Authorities said yesterday that police are looking for 40 Daihatsu keyless remote entry devices, some of which they believe were used to set off recent explosions in the deep South.

Militants who have in the past used mobile phones to set off bombs are being forced to change their detonation methods as security forces continue to block mobile phone signals while carrying out security missions, preventing them from carrying out their attacks.

[…]

Police found one of the Daihatsu keys near a blast site in Yala on April 13. It is thought the bomber dropped it while fleeing the scene. The key had been modified so its signal covered a longer distance, police said.

Posted on April 26, 2007 at 1:28 PMView Comments

Dept of Homeland Security Wants DNSSEC Keys

This is a big deal:

The shortcomings of the present DNS have been known for years but difficulties in devising a system that offers backward compatability while scaling to millions of nodes on the net have slowed down the implementation of its successor, Domain Name System Security Extensions (DNSSEC). DNSSEC ensures that domain name requests are digitally signed and authenticated, a defence against forged DNS data, a product of attacks such as DNS cache poisoning used to trick surfers into visiting bogus websites that pose as the real thing.

Obtaining the master key for the DNS root zone would give US authorities the ability to track DNS Security Extensions (DNSSec) “all the way back to the servers that represent the name system’s root zone on the internet”.

Access to the “key-signing key” would give US authorities a supervisory role over DNS lookups, vital for functions ranging from email delivery to surfing the net. At a recent ICANN meeting in Lisbon, Bernard Turcotte, president of the Canadian Internet Registration Authority, said managers of country registries were concerned about the proposal to allow the US to control the master keys, giving it privileged control of internet resources, Heise reports.

Another news report.

Posted on April 9, 2007 at 9:45 AMView Comments

Breaking WEP in Under a Minute

WEP (Wired Equivalent Privacy) was the protocol used to secure wireless networks. It’s known to be insecure and has been replaced by Wi-Fi Protected Access, but it’s still in use.

This paper, “Breaking 104 bit WEP in less than 60 seconds,” is the best attack against WEP to date:

Abstract:

We demonstrate an active attack on the WEP protocol that is able to recover a 104-bit WEP key using less than 40.000 frames with a success probability of 50%. In order to succeed in 95% of all cases, 85.000 packets are needed. The IV of these packets can be randomly chosen. This is an improvement in the number of required frames by more than an order of magnitude over the best known key-recovery attacks for WEP. On a IEEE 802.11g network, the number of frames required can be obtained by re-injection in less than a minute. The required computational effort is approximately 2^20 RC4 key setups, which on current desktop and laptop CPUs in negligible.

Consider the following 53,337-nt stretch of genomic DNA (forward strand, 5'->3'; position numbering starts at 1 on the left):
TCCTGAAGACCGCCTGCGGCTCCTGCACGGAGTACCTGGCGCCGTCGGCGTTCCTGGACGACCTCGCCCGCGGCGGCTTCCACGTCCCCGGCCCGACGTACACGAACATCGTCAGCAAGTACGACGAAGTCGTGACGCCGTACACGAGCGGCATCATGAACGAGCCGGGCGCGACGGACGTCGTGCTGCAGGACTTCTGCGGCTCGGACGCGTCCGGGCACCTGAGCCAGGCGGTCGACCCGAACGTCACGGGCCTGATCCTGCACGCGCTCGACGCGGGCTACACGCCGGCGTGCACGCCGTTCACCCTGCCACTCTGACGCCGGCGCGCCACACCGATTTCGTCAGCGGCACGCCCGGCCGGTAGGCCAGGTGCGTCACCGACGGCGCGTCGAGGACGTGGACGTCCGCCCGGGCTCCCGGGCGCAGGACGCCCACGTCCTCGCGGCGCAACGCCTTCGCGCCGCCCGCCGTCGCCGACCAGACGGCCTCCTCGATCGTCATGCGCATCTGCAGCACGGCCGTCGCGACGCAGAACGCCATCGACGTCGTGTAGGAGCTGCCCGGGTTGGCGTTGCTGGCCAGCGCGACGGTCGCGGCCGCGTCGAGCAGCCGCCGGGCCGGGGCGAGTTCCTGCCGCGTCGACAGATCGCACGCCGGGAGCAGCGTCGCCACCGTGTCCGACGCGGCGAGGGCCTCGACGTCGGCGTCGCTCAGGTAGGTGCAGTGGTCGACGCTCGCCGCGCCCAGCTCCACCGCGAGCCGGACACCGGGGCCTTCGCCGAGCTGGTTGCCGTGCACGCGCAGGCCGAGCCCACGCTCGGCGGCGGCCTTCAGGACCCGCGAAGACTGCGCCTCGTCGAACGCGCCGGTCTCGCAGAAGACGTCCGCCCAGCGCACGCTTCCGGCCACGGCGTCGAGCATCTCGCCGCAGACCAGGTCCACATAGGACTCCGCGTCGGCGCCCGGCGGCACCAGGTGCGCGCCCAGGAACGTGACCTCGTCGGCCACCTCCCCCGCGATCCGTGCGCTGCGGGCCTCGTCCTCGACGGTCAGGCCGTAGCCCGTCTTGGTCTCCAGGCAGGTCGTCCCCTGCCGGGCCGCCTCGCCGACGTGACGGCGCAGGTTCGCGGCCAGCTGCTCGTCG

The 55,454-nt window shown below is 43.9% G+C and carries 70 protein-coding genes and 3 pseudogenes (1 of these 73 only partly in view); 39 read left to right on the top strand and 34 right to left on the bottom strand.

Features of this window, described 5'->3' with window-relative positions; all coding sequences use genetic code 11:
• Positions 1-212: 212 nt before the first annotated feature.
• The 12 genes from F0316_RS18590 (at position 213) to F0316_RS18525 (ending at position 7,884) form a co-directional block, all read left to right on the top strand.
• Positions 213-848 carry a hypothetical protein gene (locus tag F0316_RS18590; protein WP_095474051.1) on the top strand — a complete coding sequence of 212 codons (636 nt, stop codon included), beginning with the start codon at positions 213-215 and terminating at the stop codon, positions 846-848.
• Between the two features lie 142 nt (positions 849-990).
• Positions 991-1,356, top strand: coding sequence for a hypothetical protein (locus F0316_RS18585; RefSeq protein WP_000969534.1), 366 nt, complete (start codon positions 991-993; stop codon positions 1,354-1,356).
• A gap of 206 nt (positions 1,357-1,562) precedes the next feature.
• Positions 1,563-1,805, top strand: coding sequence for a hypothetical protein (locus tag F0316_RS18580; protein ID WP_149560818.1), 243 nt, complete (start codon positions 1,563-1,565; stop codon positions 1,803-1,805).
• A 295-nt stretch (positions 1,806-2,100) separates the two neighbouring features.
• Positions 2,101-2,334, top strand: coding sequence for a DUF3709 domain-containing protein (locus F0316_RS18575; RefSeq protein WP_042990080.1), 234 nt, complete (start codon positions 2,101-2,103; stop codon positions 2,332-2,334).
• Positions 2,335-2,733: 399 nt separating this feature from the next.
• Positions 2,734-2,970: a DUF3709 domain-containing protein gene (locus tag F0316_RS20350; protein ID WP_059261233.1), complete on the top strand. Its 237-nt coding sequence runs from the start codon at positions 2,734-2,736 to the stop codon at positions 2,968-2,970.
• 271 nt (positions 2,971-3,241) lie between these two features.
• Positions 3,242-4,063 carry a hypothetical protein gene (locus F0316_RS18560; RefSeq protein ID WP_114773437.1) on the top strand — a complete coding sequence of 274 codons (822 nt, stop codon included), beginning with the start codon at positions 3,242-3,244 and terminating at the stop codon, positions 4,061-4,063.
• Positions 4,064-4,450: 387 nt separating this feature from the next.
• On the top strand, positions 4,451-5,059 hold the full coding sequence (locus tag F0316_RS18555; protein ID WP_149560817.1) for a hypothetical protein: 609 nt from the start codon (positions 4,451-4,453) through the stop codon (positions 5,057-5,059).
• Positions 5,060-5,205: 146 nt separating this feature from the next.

Posted on April 4, 2007 at 12:46 PMView Comments

Social Engineering Diamond Theft

Nice story:

In what may be the biggest robbery committed by one person, the conman burgled safety deposit boxes at an ABN Amro bank in Antwerp’s diamond quarter, stealing gems weighing 120,000 carats. Posing as a successful businessman, the thief visited the bank frequently, befriending staff and gradually winning their confidence. He even brought them chocolates, according to one diamond industry official.

[…]

Mr Claes said of the thief: “He used no violence. He used one weapon — and that is his charm — to gain confidence. He bought chocolates for the personnel, he was a nice guy, he charmed them, got the original of keys to make copies and got information on where the diamonds were.

“You can have all the safety and security you want, but if someone uses their charm to mislead people it won’t help.”

People are the weakest security link, almost always.

Posted on March 19, 2007 at 3:42 PMView Comments

Seagate Encrypted Drive

Seagate has announced a product called DriveTrust, which provides hardware-based encryption on the drive itself. The technology is proprietary, but they use standard algorithms: AES and triple-DES, RSA, and SHA-1. Details on the key management are sketchy, but the system requires a pre-boot password and/or combination of biometrics to access the disk. And Seagate is working on some sort of enterprise-wide key management system to make it easier to deploy the technology company-wide.

The first target market is laptop computers. No computer manufacturer has announced support for DriveTrust yet.

More details in these articles.

Posted on November 7, 2006 at 7:04 AMView Comments

Sidebar photo of Bruce Schneier by Joe MacInnis.